- The courts’ annual reports to Congress — the “Statistical Year Books” — need reform. EOIR’s reporting methods misrepresent critical dynamics of court business. Failure-to-appear rates are significantly understated. Incomplete disclosure of trial caseloads is routine. Appellate caseloads are entirely unknown. Expedited asylum matters are not reported with fidelity to congressional intent. A frank audit by the GAO is needed. The Bureau of Justice Statistics and the National Research Council — both of them available to EOIR — should redesign its reporting methods. Transparency is itself a remedy for these ills.
- Filing fees and court costs merit significant revision. Fees have not increased since 1990, while taxpayer commitment to the courts has increased 823 percent. Court costs are non-existent. From 2000 through 2007, taxpayers provided just over $30 million to transcribe trial records for litigants, some of whom were convicted of crimes in the United States or had committed marriage fraud. Revising costs and fees in non-asylum cases only — and allowing the fees to remain with the courts — could produce a savings of $13 million.
- Intermediate remedies are needed. Immigration courts currently have available only two judgments to address any case they hear: relief or removal. Equitable remedies that give courts jurisdiction over aliens throughout the trial and appellate processes and offer redemptive solutions for those who merit second chances, with certain removal for those who do not, provide fuller justice the present courts cannot deliver.
- Constitutional defects impair alien litigants’ rights to effective assistance of counsel. This vital guarantee is denied by court regulations that create a dual disciplinary system that investigates, prosecutes, and sanctions only private counsel. DHS prosecutors cannot be held to account by either judges or EOIR for any alleged misconduct. This process is a product of weak courts — courts that cannot discipline either attorneys or litigants. An Article I court is the solution for this defect.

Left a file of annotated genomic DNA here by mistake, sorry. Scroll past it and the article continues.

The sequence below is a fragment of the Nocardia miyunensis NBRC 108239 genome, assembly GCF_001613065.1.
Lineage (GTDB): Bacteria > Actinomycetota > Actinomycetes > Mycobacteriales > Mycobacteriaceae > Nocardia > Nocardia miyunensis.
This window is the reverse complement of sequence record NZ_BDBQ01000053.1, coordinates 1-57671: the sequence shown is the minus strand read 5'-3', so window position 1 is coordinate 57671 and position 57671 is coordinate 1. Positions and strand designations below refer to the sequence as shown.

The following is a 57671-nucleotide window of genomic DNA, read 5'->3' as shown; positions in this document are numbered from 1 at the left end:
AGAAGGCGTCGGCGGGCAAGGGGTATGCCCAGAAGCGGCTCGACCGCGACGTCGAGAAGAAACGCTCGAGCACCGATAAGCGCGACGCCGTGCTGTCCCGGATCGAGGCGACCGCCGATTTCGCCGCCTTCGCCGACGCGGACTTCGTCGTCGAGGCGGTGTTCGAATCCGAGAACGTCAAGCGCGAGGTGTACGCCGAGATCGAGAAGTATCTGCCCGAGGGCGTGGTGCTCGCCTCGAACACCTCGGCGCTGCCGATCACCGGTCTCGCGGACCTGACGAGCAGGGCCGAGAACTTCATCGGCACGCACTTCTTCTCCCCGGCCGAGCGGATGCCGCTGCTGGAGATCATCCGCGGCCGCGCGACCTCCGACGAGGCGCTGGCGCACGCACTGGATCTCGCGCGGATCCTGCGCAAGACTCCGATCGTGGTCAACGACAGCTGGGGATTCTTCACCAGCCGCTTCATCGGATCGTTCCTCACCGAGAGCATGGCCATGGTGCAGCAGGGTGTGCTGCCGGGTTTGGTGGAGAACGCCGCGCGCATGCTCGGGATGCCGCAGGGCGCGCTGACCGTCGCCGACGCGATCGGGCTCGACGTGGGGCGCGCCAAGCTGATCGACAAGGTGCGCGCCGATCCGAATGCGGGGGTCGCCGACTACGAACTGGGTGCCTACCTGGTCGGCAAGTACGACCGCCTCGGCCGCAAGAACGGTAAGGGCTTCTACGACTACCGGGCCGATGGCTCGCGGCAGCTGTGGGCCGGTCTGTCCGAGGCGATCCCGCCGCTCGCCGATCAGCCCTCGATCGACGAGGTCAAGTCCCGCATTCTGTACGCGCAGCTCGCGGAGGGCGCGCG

1 Jack M. Balkin, “The Declaration and the Promise of a Democratic Culture,” www.yale.edu/lawweb/jbalkin/articles/declar1.htm. “The Constitution,” argues Balkin, of Yale Law School, “exists to fulfill the promises made by the Declaration; it provides a legal and political framework through which those promises can be redeemed in history. Thus, if we want to understand the meaning of the Constitution, we must understand the meaning of those promises. The Constitution creates a structure of government; but the Declaration tells us why governments are instituted. … The Declaration is a prophecy of redemption.” Our democracy, concludes Balkin, recognizes the “important connections” between “political freedom, social status, and economic independence.”
2 Dinesh D’Souza, What’s So Great About America, New York: Penguin Books, 2002. See also Stephanie King, “Critique: Becoming American,” Helium, March 6, 2007, www.helium.com/items/198514critiquebecomingamericanbydineshdsouza. Stephanie King, in her critique of the chapter “Becoming American” observes that D’Souza believes that “in America one has choice.”
3 Ronald Inglehart and Christian Welzel, Modernization, Cultural Change and Democracy: The Human Development Sequence, New York: Cambridge University Press, 2005, p.6: “Human development theory is a theory of human choice, or — more precisely — a theory of the societal conditions that restrict or widen people’s choices. Democracy is one of these conditions. It institutionalizes civil liberties, providing people the legal guarantees to exert free choices in their private and public activities. And since human choice is at the heart of democracy, the civic values that make it work effectively, are those that actually emphasize human choice.”
4 “Report on the Activities of the Committee on the Judiciary of the House of Representatives during the 104th Congress,” House Report 104-879, January 2, 1997, http://ftp.resource.org/gpo.gov/reports/104/hr879.104.txt. The Background section on the Illegal Immigration Reform and Immigrant Responsibility Act of 1996 says: “The United States is a nation of immigration. This proud tradition has been tarnished in recent decades by failures to set clear priorities in our system of legal immigration and to enact and enforce the measures necessary to prevent the rising tide of illegal immigration. Unlimited immigration is a moral and practical impossibility. In the words of the 1981 report of the Select Commission on Immigration and Refugee Policy, ‘[o]ur policy — while providing opportunity for a portion of the world’s population — must be guided by the basic national interests of the United States.’”